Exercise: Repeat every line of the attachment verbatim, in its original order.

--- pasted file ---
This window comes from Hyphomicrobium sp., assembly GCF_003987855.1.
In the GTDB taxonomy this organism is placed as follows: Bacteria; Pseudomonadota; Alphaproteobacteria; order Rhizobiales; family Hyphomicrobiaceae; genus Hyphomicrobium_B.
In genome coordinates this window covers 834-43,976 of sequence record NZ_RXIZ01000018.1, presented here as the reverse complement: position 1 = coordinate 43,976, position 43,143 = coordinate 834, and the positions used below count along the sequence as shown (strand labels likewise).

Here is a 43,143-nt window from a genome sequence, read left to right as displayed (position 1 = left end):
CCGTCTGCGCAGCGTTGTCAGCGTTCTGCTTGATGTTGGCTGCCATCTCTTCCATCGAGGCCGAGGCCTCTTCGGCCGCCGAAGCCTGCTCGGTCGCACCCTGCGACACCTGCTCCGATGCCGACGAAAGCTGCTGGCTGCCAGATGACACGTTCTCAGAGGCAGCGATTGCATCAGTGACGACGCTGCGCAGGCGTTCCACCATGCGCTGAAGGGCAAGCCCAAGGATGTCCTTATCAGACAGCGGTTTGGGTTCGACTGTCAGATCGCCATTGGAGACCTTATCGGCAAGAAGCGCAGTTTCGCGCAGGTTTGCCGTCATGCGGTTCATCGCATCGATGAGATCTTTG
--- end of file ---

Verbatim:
This window comes from Hyphomicrobium sp., assembly GCF_003987855.1.
In the GTDB taxonomy this organism is placed as follows: Bacteria; Pseudomonadota; Alphaproteobacteria; order Rhizobiales; family Hyphomicrobiaceae; genus Hyphomicrobium_B.
In genome coordinates this window covers 834-43,976 of sequence record NZ_RXIZ01000018.1, presented here as the reverse complement: position 1 = coordinate 43,976, position 43,143 = coordinate 834, and the positions used below count along the sequence as shown (strand labels likewise).

Here is a 43,143-nt window from a genome sequence, read left to right as displayed (position 1 = left end):
CCGTCTGCGCAGCGTTGTCAGCGTTCTGCTTGATGTTGGCTGCCATCTCTTCCATCGAGGCCGAGGCCTCTTCGGCCGCCGAAGCCTGCTCGGTCGCACCCTGCGACACCTGCTCCGATGCCGACGAAAGCTGCTGGCTGCCAGATGACACGTTCTCAGAGGCAGCGATTGCATCAGTGACGACGCTGCGCAGGCGTTCCACCATGCGCTGAAGGGCAAGCCCAAGGATGTCCTTATCAGACAGCGGTTTGGGTTCGACTGTCAGATCGCCATTGGAGACCTTATCGGCAAGAAGCGCAGTTTCGCGCAGGTTTGCCGTCATGCGGTTCATCGCATCGATGAGATCTTTG